Many books have been written on the topic, for example, when last checked, Amazon UK had 7,546 books listed that were linked to the U-Boat.
Not all of the information that is written about U-boats however, is 100% accurate. From reading some of the information, it appears that some U-Boats were in two places at the same time, or a U-Boat sank a British ship quite some after after it was itself sunk.
It would take years of research to get fully accurate facts on this subject.
But all the same, it all makes very interesting reading. I grew up with model Spitfires and Hurricanes hanging from my ceiling , and model Battleships on any flat surfaces in my bedroom. But now, for some reason, at a much older age, I have become curious about something that I knew little about when I was young.
One thing that I cannot fully understand is why the Germans, when numbering the U-boats, re-used the same numbers from previous U-boats. For example: U-Boat 99 was launched in 1917 and in 1940.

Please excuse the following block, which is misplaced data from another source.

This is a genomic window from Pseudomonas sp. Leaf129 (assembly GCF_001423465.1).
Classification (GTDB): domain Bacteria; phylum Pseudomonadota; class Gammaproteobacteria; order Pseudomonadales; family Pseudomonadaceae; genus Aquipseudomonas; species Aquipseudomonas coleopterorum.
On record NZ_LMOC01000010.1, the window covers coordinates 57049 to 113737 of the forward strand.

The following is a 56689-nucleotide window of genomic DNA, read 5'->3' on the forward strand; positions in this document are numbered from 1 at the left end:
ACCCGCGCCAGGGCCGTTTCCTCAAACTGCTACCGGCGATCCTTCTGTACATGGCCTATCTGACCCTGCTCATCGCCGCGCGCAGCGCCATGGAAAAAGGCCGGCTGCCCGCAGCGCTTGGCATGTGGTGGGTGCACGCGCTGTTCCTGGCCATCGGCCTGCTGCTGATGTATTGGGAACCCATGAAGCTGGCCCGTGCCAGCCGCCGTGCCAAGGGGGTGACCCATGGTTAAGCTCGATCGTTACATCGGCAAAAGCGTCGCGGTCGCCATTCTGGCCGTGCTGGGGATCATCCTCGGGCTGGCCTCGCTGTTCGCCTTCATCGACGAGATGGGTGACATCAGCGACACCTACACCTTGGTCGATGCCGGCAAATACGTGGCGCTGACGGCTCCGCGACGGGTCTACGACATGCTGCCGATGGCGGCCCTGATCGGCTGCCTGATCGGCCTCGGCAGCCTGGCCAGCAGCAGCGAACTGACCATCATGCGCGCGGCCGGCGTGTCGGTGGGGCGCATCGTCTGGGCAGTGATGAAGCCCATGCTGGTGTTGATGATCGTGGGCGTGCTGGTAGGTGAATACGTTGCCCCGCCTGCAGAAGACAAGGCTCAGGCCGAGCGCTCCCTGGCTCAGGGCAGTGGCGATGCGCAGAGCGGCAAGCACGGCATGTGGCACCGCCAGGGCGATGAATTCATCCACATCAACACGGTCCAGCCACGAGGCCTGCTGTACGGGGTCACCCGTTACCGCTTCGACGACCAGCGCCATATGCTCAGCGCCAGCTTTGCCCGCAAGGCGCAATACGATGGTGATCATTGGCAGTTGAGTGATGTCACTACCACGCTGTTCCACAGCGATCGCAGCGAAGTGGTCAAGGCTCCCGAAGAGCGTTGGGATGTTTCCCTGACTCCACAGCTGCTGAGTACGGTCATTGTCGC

Then there are the missing U-Boat numbers. For example, the highest numbered WW1 U-Boat appears to be U167, but there are 22 missing numbers, as far as I can tell: (U42, U115, U116, U121, U127, U128, U129, U130, U131, U132, U133, U134, U143, U144, U145, U146, U147, U148, U149, U150, U158, U159)
In WW2, the highest numbered U-Boat appears to be U4712, but with only 1,153 U-Boats listed, that leaves 3,559 unused numbers, and I don’t think I will list that many here 🙂
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